Fire up AVR Studio and attempt to connect to the STK500 to make sure everything is hooked up correctly. This is covered in "Using AVR Studio" (Section 5) of the STK500 User Guide or you can use AVR Studio's help function.

Note: If your STK500 did not come from Atmel recently it may need a firmware upgrade. When connecting to the STK500 AVR Studio will check to see if you have the newest firmware version installed. If you do not it will give a message and instructions on how to upgrade the firmware. Follow them. Also read the read the Miscellaneous portion of the Hardware Description section (Section 3.10) regarding the PROGRAM Push Button (Section 3.10.2). Upgrading the firmware should not take more then a couple of minutes to do.

Wire up the STK500 to program a Tiny13 in ISP mode. How do you do it ? I'm not going to tell you. I'm sure your smart enough to read the AVR Studio manual/help section.

Note: The manual that comes with your STK500 will probably be out of date. Atmel distributes the latest information with it's AVR Studio releases so read the manual/help file that comes with AVR Studio to absolutely sure.

Make sure a Tiny13 is installed in the correct socket. Connect with the STK500, select the proper processor under "device" (ATtiny13), select "ISP" under "programming mode", then click on something like the "fuses" tab and hit read. If you don't see any errors then it seems you have properly wired the programmer. If you get an error check your wiring to the instructions. If successful you are ready to program the processor.

Hi There!

When learning any new programming language your first program is usually the classic "Hello World!" program. We will do something similar only due to the abilities of the hardware we will write a more primitive "Hello World!" program that I call "Hi There!". Instead of outputting the text "Hello World!" we will have an LED blink at us.

Create a Project

  1. Start AVR Studio if it is not already running
  2. If you greeted with the project wizard then hit "New Project". If you are already running AVR Studio or if you have skipped the project wizard you can select "New Project" from the "Project" menu
  3. For project type select "AVR GCC"
  4. Under Project Name enter "hi_there"
  5. Select "Create initial file"
  6. Pick a directory for your project to be stored. Your project window should look something like below (Figure 1)

    Figure 1

  7. Click on "Next".
  8. Under "Debug platform" select "AVR Simulator"
  9. Under "Device" select "ATtiny13" Your window should look something like below (Figure 2)

    Figure 2

  10. Click on "Finish"


Here is the code to "hi_there.c":

// hi_there.c
// A simple program that toggles PB0

#include <avr/io.h>

void delay (void); // Delay function prototype

int main (void)
	DDRB	= 0x1F; // Set all pins as output except RESET (PB5)
	PORTB	= 0x20; // Set all output pins low. Enable pull-up on RESET (PB5)

	while(1) // Main Loop
	   PORTB ^= 0x01 << PB0; // Toggle pin state
	   //delay(); // Delay loop. Comment this out for faster simulation.
	return 0;

void delay (void)
	unsigned int counter = 10000; // Declare counter with intial value of 10000
	while (counter--); // Decrement counter until zero

Enter the code into the editor. You can either cut and paste the code or for the lazy here is the downloadable code file:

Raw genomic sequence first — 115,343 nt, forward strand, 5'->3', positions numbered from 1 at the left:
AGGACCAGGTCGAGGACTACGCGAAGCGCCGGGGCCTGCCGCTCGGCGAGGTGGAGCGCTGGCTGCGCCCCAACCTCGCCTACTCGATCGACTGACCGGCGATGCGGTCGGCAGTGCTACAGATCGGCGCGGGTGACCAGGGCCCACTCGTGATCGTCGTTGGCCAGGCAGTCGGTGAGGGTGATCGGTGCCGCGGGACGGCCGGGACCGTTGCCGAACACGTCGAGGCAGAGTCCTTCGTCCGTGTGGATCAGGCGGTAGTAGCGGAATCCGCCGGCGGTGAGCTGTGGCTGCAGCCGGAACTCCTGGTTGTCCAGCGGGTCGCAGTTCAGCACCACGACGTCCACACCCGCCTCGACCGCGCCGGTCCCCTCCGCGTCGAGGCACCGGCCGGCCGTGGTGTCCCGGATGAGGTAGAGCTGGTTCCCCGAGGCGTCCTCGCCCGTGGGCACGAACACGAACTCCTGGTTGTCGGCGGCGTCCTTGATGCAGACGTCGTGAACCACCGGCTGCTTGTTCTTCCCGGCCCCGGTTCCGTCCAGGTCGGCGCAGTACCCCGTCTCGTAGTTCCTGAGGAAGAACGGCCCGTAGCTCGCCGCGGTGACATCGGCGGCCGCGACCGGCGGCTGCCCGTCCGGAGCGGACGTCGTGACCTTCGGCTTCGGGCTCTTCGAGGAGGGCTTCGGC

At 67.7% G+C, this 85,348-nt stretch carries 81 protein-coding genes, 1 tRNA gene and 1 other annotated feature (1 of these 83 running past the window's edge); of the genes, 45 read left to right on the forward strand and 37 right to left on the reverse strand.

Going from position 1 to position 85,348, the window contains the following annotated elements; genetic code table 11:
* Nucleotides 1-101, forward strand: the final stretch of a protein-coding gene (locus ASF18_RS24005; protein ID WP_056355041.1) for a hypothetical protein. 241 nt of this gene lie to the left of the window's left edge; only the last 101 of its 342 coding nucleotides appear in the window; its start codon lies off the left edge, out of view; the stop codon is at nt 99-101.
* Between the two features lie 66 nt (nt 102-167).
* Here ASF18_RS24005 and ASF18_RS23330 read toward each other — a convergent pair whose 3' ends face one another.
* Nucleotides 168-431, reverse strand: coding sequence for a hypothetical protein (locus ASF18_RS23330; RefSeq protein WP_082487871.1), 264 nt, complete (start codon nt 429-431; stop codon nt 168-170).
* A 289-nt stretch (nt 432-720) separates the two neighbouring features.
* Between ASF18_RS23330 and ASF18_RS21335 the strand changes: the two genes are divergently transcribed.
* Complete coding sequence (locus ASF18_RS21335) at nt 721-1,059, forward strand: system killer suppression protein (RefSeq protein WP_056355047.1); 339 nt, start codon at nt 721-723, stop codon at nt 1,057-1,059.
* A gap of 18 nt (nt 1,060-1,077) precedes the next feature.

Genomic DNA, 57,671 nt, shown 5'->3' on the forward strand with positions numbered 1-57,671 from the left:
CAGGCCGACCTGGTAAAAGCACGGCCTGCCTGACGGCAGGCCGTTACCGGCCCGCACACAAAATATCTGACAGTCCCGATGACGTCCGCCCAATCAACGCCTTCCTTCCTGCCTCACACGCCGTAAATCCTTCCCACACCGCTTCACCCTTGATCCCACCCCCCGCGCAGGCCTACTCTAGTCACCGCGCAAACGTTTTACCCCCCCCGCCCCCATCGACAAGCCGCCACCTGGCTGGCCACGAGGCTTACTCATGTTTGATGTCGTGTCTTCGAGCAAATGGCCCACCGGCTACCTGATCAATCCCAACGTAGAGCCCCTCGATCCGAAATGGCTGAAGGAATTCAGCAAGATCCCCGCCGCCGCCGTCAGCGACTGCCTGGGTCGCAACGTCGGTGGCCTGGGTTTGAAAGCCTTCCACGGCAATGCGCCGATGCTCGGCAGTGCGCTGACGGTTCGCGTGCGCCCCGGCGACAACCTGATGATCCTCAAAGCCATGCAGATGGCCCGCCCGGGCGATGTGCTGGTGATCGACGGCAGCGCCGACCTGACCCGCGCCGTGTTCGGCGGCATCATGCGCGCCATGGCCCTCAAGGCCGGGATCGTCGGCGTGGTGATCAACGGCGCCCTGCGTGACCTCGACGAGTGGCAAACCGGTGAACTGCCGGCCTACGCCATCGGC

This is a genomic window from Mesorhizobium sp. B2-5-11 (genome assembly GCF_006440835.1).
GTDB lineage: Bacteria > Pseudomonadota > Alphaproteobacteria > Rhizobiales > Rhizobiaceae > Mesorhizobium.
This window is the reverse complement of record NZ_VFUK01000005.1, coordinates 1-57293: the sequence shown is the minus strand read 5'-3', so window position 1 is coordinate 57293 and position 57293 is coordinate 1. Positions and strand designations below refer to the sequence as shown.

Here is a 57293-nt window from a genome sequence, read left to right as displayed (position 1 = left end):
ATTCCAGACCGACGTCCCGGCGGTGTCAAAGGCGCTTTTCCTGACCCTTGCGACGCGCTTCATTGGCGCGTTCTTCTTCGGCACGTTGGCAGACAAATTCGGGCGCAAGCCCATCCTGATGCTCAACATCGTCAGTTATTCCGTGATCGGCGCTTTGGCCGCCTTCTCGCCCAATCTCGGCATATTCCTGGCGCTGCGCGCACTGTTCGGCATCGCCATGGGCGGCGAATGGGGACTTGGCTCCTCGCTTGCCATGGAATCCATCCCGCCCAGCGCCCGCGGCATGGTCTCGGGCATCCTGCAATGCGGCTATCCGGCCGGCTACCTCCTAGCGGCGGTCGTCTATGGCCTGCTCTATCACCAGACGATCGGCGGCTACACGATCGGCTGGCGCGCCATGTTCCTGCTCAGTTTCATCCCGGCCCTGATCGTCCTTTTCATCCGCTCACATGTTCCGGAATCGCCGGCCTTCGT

Software Simulation

Here is a table with a description of various functions:

Function Button Short Cut
Build F7
Build and Run CTRL + F7
Start N/A
Stop N/A
Run F5
Break CTRL + F5
Step Into Shift + F5
Autostep Alt + F5

Tip: To view the port bit numbers in the "I/O View" right click and select view bit numbers.

With our code written it is time to compile it. Hit the build button (F7). Check to see if any errors came about. If so then correct the errors else you are ready to run the simulator.

Press the play button and the simulator will load the resulting hex file the compiler just made from our code. Click on the "I/O View" tab information window (Figure 3) so you can see the PORTB information. This will let you see what is happening on PORTB. You can now have the simulator run through the code either automatically using the "autostep" function (Alt+F5) or you can manually step (F11) through the code by hand. Watch as the arrow steps through the code. Each step represents roughly a clock cycle in the processor. Notice the 0 in PORTB toggles on (Figure 4) and off (Figure 5). If you are running in autostep mode you can pause the code execution with the break button (Ctrl+F5). You now have a successfully simulated "Hi There!".

Figure 3

Figure 4

Figure 5

Tip: You can compile and load the file into the simulator in one click by using the "build and run" button (Ctrl+F7).


Now that we have seen the program run in the simulator lets get the software into the uC and run it for real. Take one of the jumper wires that came with the kit and hook up the header PB0 under PORTB to header LED0 under LEDS. This will connect the processor's PB0 pin to LED0 on the board so we can observe the pin toggling.

Now hold on a sec. When we simulated the code it ran at a speed that we could observe PB0 toggling. Remember I said that in the simulator each step represents roughly a clock cycle in the processor. The processor runs at millions of cycles per second. If we load the code as is PB0 would toggle at a rate so fast we would not be able to see it unless we used an oscilloscope. The lesson to be learned here is the simulator does not simulate the processor in real time.

We need to put in some kind of hold for a duration of time between toggles so we can observe with the naked eye the current state. Time to uncomment the "delay()" line and recompile. This will put a long enough delay between toggle cycles that we can observe PB0's state with the naked eye when running on the uC. The delay loop is just a simple decrementing counter.

Note: I commented out the "delay()" function originally to speed up the simulator and so you didn't have to sit there waiting for the delay function to complete.

Tip: If you wish you can simulate the recompiled version to see the delay function work. You can even put a "watch" on the counter variable by right clicking on the variable name with the mouse and selecting "Add Watch" so as to observe the counter decrementing in the "watch window".

Back to the uC. Once you have recompiled the code go ahead and turn the STK500 on, connect with it using AVR Studio, and program the uC. Once programmed the Tiny13 will start blinking LED0 on the board.

Tip: To save you from having to run around and find the hex file you can select under the "Flash" section the "Use Current Simulator/Emulator FLASH Memory" option. This will ensure that you load the code that you just simulated into the uC.

Congratulations!!! You now have your first working "Hi There!" program.

On to bigger things.

Your Tone God,